What started as a need and a twinkle in a 20-something’s eye in Washington, D.C. for networking, community, and council in the communications industry has blossomed into an impactful fellowship of Black women and women of color for the past ten years. This year, ColorComm honors its decade-long anniversary with its first in-person luncheon event since the beginning of the pandemic featuring a keynote from The View‘s Whoopi Goldberg herself.
As stated by Valerie Jarrett, former senior advisor to President Barack Obama, “It gets lonely as you climb to the top. To be in the room of people who only wish you the best is precious.” ColorComm’s 10th-anniversary luncheon embodied just that and more as the energy circled around the room of beautiful women of color who longed for support and to support one another.
During her opening welcome, founder and CEO Lauren Wesley Wilson shared a few thoughts about the growth of ColorComm since its inception in 2011. MSNBC President Rashida Jones shared with ESSENCE exclusively her thoughts on the evolution of the communications and media industry regarding opportunities for Black women and women of color. “We are seeing more and more Black women step into C-suite positions in Fortune 500 companies, and it’s absolutely crucial this representation continues for years to come,” Jones said.
“An inclusive community in media means comprehensive representation both in front of the camera and behind the scenes. At MSNBC, diversity, equity and inclusion are a top priority for me both on and off-air. We are lifting up Black stories, prioritizing diverse perspectives from all backgrounds, and ensuring inclusion is a part of every decision we make.”
Spelman College alumna and CEO of Walgreens Boots Alliance Rosalind Brewer gave her praises to her Spelman sister Wilson through video greetings. “I wish I was there with you to connect with my friends and colleagues,” Brewer shared. As she spoke about the lasting influence of ColorComm’s ten-year reign, Brewer encouraged luncheon attendees to connect with one another and form valuable connections. “You never know who you’re going to influence, impact, who’s behind you, who’s in front of you, and where your impact is most visible,” she continued.
While she may be the first Black woman to become: CEO of Walgreens Boots Alliance, “I won’t be the last and I’ll do everything I can to mentor and sponsor young women who look like me so they can do the same.”
When asked about the significance of this 10-year milestone for ColorComm, founder of Tai Life Media, LLC Tai Beauchamp gave one word in response: community. “It’s been an amazing journey to watch my Spelman sister Lauren Wesley Wilson grow this community for the last decade. ColorComm is proof positive that if you have a need, others likely do, too. To have the support of other women in communications and media as we navigate these spaces is priceless,” Beauchamp praised of Wilson and ColorComm’s impact throughout the decade.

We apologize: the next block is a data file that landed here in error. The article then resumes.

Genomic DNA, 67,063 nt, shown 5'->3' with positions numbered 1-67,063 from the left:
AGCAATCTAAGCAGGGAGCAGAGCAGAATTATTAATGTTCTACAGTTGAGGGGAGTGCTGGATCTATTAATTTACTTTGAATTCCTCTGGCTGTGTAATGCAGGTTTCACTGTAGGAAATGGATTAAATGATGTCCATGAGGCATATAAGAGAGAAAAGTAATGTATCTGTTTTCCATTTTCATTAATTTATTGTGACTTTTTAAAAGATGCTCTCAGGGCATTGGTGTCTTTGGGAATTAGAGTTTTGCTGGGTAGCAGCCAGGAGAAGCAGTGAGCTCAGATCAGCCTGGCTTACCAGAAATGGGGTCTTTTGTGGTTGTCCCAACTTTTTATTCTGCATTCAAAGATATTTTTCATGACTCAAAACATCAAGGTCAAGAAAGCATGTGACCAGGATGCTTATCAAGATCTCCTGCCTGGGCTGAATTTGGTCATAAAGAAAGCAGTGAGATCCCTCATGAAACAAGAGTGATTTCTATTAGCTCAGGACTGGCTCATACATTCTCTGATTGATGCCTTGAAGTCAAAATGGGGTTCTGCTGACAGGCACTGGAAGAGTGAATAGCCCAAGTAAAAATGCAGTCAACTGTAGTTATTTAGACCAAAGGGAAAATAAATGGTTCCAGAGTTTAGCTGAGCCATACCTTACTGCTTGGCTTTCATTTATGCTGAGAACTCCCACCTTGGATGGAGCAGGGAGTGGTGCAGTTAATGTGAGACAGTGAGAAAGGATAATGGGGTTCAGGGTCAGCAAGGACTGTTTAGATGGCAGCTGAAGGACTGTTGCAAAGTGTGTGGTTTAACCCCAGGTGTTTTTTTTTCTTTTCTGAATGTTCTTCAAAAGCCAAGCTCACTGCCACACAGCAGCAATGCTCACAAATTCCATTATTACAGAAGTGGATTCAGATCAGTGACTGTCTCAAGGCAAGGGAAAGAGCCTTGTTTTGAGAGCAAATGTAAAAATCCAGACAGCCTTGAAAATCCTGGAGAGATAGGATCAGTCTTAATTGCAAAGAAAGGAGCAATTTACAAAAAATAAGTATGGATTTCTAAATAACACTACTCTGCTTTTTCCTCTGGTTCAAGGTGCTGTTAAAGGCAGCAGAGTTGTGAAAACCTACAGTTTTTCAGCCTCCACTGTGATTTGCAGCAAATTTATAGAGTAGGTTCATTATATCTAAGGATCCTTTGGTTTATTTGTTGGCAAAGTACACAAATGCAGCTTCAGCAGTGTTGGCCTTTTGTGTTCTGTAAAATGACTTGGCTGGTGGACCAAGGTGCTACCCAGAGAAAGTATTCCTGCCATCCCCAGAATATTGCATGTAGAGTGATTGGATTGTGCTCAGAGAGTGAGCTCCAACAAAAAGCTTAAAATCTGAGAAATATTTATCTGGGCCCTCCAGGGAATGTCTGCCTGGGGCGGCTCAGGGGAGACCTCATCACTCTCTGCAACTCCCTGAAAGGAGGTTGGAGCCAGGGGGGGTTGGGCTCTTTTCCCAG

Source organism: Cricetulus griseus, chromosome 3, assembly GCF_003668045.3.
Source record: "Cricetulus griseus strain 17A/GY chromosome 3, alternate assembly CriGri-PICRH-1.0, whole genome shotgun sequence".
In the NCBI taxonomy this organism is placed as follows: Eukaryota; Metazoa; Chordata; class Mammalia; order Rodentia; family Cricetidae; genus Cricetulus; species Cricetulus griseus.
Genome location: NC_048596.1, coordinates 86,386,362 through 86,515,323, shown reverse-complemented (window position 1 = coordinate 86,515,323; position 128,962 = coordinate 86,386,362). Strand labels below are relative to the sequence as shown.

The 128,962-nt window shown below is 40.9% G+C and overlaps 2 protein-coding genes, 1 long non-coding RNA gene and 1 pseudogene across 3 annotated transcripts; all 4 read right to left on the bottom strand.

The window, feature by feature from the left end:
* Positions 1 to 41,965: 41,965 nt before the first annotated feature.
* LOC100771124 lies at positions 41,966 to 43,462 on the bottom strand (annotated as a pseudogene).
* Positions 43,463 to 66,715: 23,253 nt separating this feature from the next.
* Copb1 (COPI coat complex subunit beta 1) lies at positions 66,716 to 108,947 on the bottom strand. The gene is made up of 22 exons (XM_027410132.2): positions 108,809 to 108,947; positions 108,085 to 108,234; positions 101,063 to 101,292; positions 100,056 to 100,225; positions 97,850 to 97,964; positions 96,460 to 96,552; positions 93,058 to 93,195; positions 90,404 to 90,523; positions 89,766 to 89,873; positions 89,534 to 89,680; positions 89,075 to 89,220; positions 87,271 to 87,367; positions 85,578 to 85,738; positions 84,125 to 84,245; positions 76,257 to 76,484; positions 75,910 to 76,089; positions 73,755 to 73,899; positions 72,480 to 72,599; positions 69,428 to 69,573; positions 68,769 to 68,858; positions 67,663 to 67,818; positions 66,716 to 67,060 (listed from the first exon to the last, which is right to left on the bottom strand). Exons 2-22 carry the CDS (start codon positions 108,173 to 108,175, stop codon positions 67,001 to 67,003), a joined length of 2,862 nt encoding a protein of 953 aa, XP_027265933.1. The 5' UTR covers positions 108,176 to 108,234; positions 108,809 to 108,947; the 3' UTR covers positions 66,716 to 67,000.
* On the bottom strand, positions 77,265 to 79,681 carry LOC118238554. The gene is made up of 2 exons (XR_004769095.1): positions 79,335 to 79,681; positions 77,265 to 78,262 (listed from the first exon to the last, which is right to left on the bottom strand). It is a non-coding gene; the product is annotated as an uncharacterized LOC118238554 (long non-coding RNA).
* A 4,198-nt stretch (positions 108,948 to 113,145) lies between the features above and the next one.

Crystal Carson, forever First Lady Michelle Obama’s communications director and former managing Michelle Obama’s When We All Vote Initiative, stepped to the podium and shared words of wisdom from Obama herself to ColorComm anniversary luncheon attendees. “I don’t know where I’d be if I hadn’t found my own mentors. You are pushing us closer to a world where diversity and inclusion isn’t a box we check,” Carson read of Obama’s statement as she praised ColorComm.
While introducing Goldberg to the podium, Wilson noted that she “couldn’t think of a better person to help us with this milestone and this journey.” While thanking Wilson and ColorComm for their contribution to the work of diversity and inclusion in communications, Goldberg noted the importance of connectivity and sisterhood throughout her career in the entertainment industry.
The Sister Act star turned to journalist and television personality Star Jones and expressed her gratitude for being a friend to her. “The first person who said ‘I see you’ is Star Jones,” Goldberg said while smiling at Jones and a round of applause flooded the room. She told the ColorComm audience how Jones would always check in on her mental health and wellbeing during the earlier years in her career. “I didn’t realize that I really needed that.”
Goldberg continued, “Without each other, it’s hard to support each other because we’re little tiny islands.” She encouraged women to keep the humor in their speech even amidst adversity and dark, turbulent times because “without the humor, it’s just nasty repetition.” As she closed out last Friday’s brunch with her words of Wisdom, The Color Purple actress empowered attendees to bask in their current emotions while sitting at the tables across from the women they’ve come in with and the new connections they made. “Remember tomorrow how you feel today. Tomorrow, where are we today?”